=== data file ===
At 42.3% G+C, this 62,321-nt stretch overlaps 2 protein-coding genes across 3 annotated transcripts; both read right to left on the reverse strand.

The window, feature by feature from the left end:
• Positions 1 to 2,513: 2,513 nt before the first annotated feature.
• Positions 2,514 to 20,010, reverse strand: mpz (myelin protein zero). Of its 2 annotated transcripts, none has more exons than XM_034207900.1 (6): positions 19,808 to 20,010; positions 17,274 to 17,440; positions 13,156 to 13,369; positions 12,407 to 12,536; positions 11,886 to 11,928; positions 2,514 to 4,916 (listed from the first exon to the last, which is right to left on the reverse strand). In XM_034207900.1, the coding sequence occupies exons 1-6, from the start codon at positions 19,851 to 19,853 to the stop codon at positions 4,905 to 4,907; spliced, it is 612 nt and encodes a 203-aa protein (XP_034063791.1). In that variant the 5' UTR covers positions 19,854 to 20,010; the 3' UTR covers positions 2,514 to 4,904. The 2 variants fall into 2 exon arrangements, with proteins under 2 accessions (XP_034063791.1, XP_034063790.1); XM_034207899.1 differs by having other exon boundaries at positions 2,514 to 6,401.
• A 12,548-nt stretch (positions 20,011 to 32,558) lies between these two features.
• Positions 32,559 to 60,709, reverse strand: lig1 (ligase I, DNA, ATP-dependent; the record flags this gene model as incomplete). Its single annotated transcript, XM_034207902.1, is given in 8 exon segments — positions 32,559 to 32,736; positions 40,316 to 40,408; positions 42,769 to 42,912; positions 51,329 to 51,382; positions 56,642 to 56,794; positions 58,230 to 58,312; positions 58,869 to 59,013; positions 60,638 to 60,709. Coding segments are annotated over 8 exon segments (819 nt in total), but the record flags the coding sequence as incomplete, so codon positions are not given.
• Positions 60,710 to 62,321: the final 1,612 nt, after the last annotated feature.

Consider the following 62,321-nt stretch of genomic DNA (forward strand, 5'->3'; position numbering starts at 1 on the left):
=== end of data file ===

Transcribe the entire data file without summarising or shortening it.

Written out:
At 42.3% G+C, this 62,321-nt stretch overlaps 2 protein-coding genes across 3 annotated transcripts; both read right to left on the reverse strand.

The window, feature by feature from the left end:
• Positions 1 to 2,513: 2,513 nt before the first annotated feature.
• Positions 2,514 to 20,010, reverse strand: mpz (myelin protein zero). Of its 2 annotated transcripts, none has more exons than XM_034207900.1 (6): positions 19,808 to 20,010; positions 17,274 to 17,440; positions 13,156 to 13,369; positions 12,407 to 12,536; positions 11,886 to 11,928; positions 2,514 to 4,916 (listed from the first exon to the last, which is right to left on the reverse strand). In XM_034207900.1, the coding sequence occupies exons 1-6, from the start codon at positions 19,851 to 19,853 to the stop codon at positions 4,905 to 4,907; spliced, it is 612 nt and encodes a 203-aa protein (XP_034063791.1). In that variant the 5' UTR covers positions 19,854 to 20,010; the 3' UTR covers positions 2,514 to 4,904. The 2 variants fall into 2 exon arrangements, with proteins under 2 accessions (XP_034063791.1, XP_034063790.1); XM_034207899.1 differs by having other exon boundaries at positions 2,514 to 6,401.
• A 12,548-nt stretch (positions 20,011 to 32,558) lies between these two features.
• Positions 32,559 to 60,709, reverse strand: lig1 (ligase I, DNA, ATP-dependent; the record flags this gene model as incomplete). Its single annotated transcript, XM_034207902.1, is given in 8 exon segments — positions 32,559 to 32,736; positions 40,316 to 40,408; positions 42,769 to 42,912; positions 51,329 to 51,382; positions 56,642 to 56,794; positions 58,230 to 58,312; positions 58,869 to 59,013; positions 60,638 to 60,709. Coding segments are annotated over 8 exon segments (819 nt in total), but the record flags the coding sequence as incomplete, so codon positions are not given.
• Positions 60,710 to 62,321: the final 1,612 nt, after the last annotated feature.

Consider the following 62,321-nt stretch of genomic DNA (forward strand, 5'->3'; position numbering starts at 1 on the left):